The last few years have witnessed a tremendous growth of the demand for wireless services and a significant increase of the number of mobile subscribers. A recent data traffic forecast from Cisco reported that the global mobile data traffic reached 1.2 zettabytes per year in 2016, and the global IP traffic will increase nearly threefold over the next 5 years. Based on these predictions, a 127-fold increase of the IP traffic is expected from 2005 to 2021. It is also anticipated that the mobile data traffic will reach 3.3 zettabytes per year by 2021, and that the number of mobile-connected devices will reach 3.5 per capita.
With such demands for higher data rates and for better quality of service (QoS), fifth generation (5G) standardization initiatives, whose initial phase was specified in June 2018 under the umbrella of Long Term Evolution (LTE) Release 15, have been under vibrant investigation. In particular, the International Telecommunication Union (ITU) has identified three usage scenarios (service categories) for 5G wireless networks: (i) enhanced mobile broadband (eMBB), (ii) ultra-reliable and low latency communications (uRLLC), and (iii) massive machine type communications (mMTC). The vast variety of applications for beyond 5G wireless networks has motivated the necessity of novel and more flexible physical layer (PHY) technologies, which are capable of providing higher spectral and energy efficiencies, as well as reduced transceiver implementations.
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The emergence of high throughput technologies is enabling the characterization of cancer genomes at unprecedented resolution and scale. However, such data suffer from the typical limitations of observational studies, which are frequently challenged by their inability to differentiate between causality and correlation. Recently, several datasets of genome-wide functional assays performed on tumor cell lines have become available. Given the ability of these assays to interrogate cancer genomes for the function of each individual gene, these data can provide vital cues to identify causal events and, with them, novel drug targets. Unfortunately, current analytical methods have been unable to overcome the challenges posed by these assays, which include poor signal to noise ratio and wide-spread off-target effects.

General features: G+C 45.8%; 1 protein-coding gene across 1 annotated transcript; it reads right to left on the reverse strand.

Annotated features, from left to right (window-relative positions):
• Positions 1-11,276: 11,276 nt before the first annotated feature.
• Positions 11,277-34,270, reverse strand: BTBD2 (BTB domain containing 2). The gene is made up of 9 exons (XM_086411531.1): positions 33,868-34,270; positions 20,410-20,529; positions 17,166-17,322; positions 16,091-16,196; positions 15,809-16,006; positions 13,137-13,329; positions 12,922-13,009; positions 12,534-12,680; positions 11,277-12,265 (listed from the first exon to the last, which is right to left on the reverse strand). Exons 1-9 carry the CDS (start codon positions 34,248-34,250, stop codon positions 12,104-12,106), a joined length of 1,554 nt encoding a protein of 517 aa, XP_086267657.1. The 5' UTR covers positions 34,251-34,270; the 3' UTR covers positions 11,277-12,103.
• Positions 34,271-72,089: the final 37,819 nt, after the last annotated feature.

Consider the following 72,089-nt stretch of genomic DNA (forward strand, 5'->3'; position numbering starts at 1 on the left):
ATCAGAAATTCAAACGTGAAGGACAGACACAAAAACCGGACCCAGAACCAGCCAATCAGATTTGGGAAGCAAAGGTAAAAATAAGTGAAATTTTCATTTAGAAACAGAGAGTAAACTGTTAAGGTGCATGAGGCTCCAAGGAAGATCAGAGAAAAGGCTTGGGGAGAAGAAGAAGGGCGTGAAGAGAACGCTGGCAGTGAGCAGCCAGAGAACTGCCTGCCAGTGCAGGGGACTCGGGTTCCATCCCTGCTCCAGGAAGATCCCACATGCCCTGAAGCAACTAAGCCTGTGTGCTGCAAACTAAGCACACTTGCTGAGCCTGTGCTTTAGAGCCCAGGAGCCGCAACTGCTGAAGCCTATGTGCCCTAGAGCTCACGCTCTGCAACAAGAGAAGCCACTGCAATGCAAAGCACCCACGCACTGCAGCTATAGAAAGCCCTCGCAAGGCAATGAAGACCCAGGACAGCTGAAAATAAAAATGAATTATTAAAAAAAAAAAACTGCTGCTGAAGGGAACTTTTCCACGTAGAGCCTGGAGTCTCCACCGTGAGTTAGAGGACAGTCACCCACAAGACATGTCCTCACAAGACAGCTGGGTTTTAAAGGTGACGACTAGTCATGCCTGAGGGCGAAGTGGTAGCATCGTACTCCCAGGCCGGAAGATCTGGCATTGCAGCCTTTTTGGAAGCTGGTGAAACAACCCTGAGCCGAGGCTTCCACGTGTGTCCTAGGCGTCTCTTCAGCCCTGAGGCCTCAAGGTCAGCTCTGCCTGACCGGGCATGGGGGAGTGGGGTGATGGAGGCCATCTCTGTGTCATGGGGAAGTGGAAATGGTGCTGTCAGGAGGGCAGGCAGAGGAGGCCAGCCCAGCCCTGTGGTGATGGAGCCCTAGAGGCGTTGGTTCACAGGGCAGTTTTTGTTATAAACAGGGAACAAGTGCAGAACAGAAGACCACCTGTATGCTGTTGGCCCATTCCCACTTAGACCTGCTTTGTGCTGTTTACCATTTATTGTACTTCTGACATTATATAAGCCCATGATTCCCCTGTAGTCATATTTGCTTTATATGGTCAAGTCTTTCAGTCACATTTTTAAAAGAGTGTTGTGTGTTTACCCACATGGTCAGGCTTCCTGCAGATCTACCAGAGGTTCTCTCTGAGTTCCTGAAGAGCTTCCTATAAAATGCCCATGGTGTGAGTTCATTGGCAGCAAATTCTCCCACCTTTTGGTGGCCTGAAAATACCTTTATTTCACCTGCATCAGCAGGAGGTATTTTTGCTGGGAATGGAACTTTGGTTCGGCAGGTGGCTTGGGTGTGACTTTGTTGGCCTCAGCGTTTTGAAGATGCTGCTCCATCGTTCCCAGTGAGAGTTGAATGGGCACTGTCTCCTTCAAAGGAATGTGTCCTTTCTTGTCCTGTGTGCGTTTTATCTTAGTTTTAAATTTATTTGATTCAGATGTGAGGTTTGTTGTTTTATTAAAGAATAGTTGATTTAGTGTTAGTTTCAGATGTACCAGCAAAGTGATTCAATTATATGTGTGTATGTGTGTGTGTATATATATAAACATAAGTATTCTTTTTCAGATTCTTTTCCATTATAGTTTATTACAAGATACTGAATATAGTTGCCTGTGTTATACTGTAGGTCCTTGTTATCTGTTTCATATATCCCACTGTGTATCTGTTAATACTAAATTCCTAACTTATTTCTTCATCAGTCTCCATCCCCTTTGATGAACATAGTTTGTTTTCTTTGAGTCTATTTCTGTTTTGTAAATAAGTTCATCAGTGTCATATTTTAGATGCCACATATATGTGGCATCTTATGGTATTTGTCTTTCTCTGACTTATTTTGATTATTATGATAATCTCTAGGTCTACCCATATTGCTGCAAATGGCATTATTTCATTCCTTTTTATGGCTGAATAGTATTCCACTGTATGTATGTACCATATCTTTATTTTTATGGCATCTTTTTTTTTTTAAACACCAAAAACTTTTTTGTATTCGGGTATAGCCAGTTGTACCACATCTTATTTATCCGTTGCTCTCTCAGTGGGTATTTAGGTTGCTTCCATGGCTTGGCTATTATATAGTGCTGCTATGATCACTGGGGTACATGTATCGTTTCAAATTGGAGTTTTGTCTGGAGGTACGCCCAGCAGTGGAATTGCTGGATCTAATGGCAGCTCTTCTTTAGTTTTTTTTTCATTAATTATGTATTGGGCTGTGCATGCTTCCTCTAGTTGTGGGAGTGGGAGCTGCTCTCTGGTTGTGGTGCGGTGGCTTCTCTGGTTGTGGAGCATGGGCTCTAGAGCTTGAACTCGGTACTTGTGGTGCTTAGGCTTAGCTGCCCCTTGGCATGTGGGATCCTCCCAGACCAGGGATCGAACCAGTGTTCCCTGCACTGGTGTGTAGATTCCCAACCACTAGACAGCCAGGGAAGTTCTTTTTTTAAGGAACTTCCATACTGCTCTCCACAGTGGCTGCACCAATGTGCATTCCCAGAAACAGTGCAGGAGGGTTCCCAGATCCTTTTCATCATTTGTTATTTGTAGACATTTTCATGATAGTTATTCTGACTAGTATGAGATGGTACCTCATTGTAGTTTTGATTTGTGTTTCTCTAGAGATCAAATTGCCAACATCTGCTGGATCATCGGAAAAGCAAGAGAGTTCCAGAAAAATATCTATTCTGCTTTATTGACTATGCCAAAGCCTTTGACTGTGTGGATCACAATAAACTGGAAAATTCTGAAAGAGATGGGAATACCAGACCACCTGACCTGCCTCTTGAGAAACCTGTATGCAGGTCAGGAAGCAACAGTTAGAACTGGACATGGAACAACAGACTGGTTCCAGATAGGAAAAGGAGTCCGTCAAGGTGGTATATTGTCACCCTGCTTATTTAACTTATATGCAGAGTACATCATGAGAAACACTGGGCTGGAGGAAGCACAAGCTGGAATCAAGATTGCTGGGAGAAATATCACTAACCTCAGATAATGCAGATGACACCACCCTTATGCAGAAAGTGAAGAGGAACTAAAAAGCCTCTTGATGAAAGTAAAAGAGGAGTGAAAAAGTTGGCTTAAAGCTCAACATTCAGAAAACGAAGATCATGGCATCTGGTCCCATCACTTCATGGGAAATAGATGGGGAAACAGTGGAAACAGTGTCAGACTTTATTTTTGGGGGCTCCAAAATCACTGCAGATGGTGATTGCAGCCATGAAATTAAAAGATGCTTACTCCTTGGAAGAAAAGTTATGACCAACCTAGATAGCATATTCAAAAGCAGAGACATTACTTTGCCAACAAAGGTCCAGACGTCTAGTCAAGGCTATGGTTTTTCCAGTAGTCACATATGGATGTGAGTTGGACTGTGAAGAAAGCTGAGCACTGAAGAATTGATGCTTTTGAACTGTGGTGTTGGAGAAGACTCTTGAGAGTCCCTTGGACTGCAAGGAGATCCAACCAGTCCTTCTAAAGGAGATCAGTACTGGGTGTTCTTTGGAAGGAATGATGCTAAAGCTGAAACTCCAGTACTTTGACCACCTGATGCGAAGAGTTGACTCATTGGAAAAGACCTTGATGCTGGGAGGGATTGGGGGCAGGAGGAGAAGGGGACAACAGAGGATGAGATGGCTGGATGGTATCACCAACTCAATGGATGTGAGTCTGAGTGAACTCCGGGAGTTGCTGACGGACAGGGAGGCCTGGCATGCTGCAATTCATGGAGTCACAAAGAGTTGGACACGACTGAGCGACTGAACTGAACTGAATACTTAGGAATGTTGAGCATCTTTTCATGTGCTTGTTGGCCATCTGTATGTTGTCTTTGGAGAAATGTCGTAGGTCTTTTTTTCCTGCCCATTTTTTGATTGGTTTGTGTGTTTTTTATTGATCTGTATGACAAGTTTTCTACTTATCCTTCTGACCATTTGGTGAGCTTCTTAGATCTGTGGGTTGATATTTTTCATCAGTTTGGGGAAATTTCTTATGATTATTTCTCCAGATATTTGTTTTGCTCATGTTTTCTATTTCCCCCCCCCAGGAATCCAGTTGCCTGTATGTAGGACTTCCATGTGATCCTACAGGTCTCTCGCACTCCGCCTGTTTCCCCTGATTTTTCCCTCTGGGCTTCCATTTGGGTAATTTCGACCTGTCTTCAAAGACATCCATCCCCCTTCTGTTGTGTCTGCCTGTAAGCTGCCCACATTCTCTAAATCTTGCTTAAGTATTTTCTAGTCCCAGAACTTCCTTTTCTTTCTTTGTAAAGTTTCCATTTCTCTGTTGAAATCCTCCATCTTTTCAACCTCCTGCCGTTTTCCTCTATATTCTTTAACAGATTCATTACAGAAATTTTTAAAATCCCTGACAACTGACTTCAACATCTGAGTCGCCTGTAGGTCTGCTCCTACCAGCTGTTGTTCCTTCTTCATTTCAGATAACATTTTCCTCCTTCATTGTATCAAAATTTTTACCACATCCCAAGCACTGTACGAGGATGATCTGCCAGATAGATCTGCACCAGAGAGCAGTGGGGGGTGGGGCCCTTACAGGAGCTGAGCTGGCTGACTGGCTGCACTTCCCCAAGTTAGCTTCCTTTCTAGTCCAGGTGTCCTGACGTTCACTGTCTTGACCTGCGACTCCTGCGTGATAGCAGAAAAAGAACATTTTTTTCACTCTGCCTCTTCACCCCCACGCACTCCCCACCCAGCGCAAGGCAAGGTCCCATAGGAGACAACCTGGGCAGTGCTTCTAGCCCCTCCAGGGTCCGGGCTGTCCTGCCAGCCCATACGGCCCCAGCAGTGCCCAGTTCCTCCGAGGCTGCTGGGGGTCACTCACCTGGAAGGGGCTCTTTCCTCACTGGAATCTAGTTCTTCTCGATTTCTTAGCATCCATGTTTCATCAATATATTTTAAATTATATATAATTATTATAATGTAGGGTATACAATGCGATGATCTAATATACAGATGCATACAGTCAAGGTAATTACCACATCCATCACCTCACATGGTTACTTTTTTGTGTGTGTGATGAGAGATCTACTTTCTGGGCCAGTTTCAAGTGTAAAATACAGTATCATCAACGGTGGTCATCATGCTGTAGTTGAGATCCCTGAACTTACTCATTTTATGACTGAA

Given the largely orthogonal strengths and weaknesses of descriptive analysis of genetic and genomic observational data from cancer genomes and genome-wide functional screening, I hypothesized that integrating the two data types into unified computational models would significantly increase the power of the biological analysis. In this dissertation I use integrative approaches to tackle two crucial problems in cancer research: the identification of driver genes and the discovery of tumor lethalities. I use the resulting methods to study breast cancer, the second most common form of this disease.
The first part of the dissertation focuses on the analysis of regions of copy number alteration for the identification of driver genes. I first describe how a simple integrative method enabled the identification of BIN3, a novel driver of metastasis in breast cancer. I then describe Helios, an unsupervised method for the identification of driver genes in regions of SCNA that integrates different data sources into a single probabilistic score. Applying Helios to breast cancer data identified a set of candidate drivers highly enriched with known drivers (p-value < e-14). In vitro validation of 12 novel candidates predicted by Helios found 10 conferred enhanced anchorage independent growth, demonstrating Helios's exquisite sensitivity and specificity. I further provide an extensive characterization of RSF-1, a driver identified by Helios whose amplification correlates with poor prognosis, which displayed increased tumorigenesis and metastasis in mouse models.
The second part of this dissertation addresses the problem of identifying tumor vulnerabilities using genome-wide shRNA screens across tumor cell lines. I approach this endeavor using a novel integrative method that employs different biomarkers of cellular state to facilitate the identification of clusters of hairpins with similar phenotype. When applied to breast cancer data, the method not only recapitulates the main subtypes and lethalities associated to this malignancy, but also identifies several novel putative lethalities.
Taken together, this research demonstrates the importance of the computational integration of genome-wide functional and observational data in cancer research, providing novel approaches that yield important insights into the biology of the disease.
For details, please visit the thesis page.
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